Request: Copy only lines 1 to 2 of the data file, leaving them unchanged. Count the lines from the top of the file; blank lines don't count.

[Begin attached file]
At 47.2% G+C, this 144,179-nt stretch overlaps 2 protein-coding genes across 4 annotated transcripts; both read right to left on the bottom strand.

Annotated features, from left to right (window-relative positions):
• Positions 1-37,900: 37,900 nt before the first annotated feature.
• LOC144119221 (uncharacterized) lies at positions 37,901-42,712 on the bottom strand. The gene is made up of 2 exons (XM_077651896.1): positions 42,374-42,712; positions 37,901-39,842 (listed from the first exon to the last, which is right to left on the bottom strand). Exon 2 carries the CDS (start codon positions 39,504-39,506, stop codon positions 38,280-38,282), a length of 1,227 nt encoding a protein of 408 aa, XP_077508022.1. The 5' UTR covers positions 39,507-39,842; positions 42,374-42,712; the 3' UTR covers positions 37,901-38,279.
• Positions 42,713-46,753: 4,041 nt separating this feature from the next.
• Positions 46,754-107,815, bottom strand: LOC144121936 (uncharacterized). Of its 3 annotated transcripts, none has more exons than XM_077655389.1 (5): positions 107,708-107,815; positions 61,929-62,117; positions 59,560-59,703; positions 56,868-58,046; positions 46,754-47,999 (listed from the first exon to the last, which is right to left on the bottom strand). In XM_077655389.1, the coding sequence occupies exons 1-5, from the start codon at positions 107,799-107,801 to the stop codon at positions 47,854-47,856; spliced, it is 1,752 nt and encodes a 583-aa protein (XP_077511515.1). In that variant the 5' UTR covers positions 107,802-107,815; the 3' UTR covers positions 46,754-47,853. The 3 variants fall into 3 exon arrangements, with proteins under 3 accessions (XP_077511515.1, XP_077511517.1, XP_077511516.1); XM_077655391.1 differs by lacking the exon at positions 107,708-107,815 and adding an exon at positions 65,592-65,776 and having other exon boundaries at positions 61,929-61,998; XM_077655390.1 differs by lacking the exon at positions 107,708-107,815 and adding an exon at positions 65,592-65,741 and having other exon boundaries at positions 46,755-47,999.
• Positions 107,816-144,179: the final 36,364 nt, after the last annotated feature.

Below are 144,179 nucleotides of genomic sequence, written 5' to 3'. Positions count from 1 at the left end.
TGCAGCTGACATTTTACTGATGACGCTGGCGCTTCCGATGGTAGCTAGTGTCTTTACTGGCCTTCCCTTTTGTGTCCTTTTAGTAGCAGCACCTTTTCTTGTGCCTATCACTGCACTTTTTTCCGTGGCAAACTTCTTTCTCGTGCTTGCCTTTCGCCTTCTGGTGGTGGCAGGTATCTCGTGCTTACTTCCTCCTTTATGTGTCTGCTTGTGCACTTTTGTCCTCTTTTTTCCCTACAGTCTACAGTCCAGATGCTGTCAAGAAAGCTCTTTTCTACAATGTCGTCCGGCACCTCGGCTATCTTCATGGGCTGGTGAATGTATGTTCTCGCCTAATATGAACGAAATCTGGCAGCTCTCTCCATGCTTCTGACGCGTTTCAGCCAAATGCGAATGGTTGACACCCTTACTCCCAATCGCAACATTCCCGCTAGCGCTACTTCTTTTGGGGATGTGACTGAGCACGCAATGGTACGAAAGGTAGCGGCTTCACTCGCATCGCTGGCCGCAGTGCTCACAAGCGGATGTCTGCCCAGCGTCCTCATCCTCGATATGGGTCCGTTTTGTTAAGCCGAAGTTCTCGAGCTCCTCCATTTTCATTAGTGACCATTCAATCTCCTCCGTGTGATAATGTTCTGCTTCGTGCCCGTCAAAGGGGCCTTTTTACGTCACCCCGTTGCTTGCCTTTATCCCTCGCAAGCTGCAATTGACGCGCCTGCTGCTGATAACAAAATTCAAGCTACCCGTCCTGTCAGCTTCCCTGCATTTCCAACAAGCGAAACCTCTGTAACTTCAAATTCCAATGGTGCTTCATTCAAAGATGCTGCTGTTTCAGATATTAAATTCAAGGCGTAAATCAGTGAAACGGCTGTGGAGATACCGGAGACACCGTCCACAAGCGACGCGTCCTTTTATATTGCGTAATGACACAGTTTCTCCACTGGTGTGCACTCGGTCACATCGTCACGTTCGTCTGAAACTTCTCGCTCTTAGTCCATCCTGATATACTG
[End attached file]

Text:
At 47.2% G+C, this 144,179-nt stretch overlaps 2 protein-coding genes across 4 annotated transcripts; both read right to left on the bottom strand.

Annotated features, from left to right (window-relative positions):